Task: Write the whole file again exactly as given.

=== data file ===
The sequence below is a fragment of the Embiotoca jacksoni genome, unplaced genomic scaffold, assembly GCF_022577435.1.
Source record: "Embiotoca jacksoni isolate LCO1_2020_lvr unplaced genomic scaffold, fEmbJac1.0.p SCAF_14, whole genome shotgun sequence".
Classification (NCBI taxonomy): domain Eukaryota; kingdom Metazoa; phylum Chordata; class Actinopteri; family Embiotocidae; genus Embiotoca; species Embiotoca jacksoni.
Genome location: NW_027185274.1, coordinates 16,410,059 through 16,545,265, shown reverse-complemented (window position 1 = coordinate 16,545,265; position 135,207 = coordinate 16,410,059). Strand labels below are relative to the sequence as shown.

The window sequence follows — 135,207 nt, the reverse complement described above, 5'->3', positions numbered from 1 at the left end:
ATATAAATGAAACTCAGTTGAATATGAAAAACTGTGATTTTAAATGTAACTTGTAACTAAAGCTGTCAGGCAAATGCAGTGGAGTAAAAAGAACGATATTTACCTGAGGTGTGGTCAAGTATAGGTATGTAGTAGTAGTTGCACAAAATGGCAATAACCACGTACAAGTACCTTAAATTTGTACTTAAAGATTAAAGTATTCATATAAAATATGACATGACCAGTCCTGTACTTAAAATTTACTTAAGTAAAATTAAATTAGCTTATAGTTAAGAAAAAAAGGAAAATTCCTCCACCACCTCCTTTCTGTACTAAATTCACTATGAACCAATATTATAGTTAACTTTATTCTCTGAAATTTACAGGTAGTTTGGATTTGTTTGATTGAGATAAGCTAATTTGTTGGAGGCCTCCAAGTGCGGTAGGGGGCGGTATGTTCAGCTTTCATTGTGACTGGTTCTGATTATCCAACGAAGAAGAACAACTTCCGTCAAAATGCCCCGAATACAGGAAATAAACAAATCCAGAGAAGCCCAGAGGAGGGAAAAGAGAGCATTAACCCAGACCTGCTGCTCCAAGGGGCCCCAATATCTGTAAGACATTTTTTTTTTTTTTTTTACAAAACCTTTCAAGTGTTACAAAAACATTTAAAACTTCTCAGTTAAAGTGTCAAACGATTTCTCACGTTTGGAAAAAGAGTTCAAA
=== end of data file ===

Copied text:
The sequence below is a fragment of the Embiotoca jacksoni genome, unplaced genomic scaffold, assembly GCF_022577435.1.
Source record: "Embiotoca jacksoni isolate LCO1_2020_lvr unplaced genomic scaffold, fEmbJac1.0.p SCAF_14, whole genome shotgun sequence".
Classification (NCBI taxonomy): domain Eukaryota; kingdom Metazoa; phylum Chordata; class Actinopteri; family Embiotocidae; genus Embiotoca; species Embiotoca jacksoni.
Genome location: NW_027185274.1, coordinates 16,410,059 through 16,545,265, shown reverse-complemented (window position 1 = coordinate 16,545,265; position 135,207 = coordinate 16,410,059). Strand labels below are relative to the sequence as shown.

The window sequence follows — 135,207 nt, the reverse complement described above, 5'->3', positions numbered from 1 at the left end:
ATATAAATGAAACTCAGTTGAATATGAAAAACTGTGATTTTAAATGTAACTTGTAACTAAAGCTGTCAGGCAAATGCAGTGGAGTAAAAAGAACGATATTTACCTGAGGTGTGGTCAAGTATAGGTATGTAGTAGTAGTTGCACAAAATGGCAATAACCACGTACAAGTACCTTAAATTTGTACTTAAAGATTAAAGTATTCATATAAAATATGACATGACCAGTCCTGTACTTAAAATTTACTTAAGTAAAATTAAATTAGCTTATAGTTAAGAAAAAAAGGAAAATTCCTCCACCACCTCCTTTCTGTACTAAATTCACTATGAACCAATATTATAGTTAACTTTATTCTCTGAAATTTACAGGTAGTTTGGATTTGTTTGATTGAGATAAGCTAATTTGTTGGAGGCCTCCAAGTGCGGTAGGGGGCGGTATGTTCAGCTTTCATTGTGACTGGTTCTGATTATCCAACGAAGAAGAACAACTTCCGTCAAAATGCCCCGAATACAGGAAATAAACAAATCCAGAGAAGCCCAGAGGAGGGAAAAGAGAGCATTAACCCAGACCTGCTGCTCCAAGGGGCCCCAATATCTGTAAGACATTTTTTTTTTTTTTTTTACAAAACCTTTCAAGTGTTACAAAAACATTTAAAACTTCTCAGTTAAAGTGTCAAACGATTTCTCACGTTTGGAAAAAGAGTTCAAA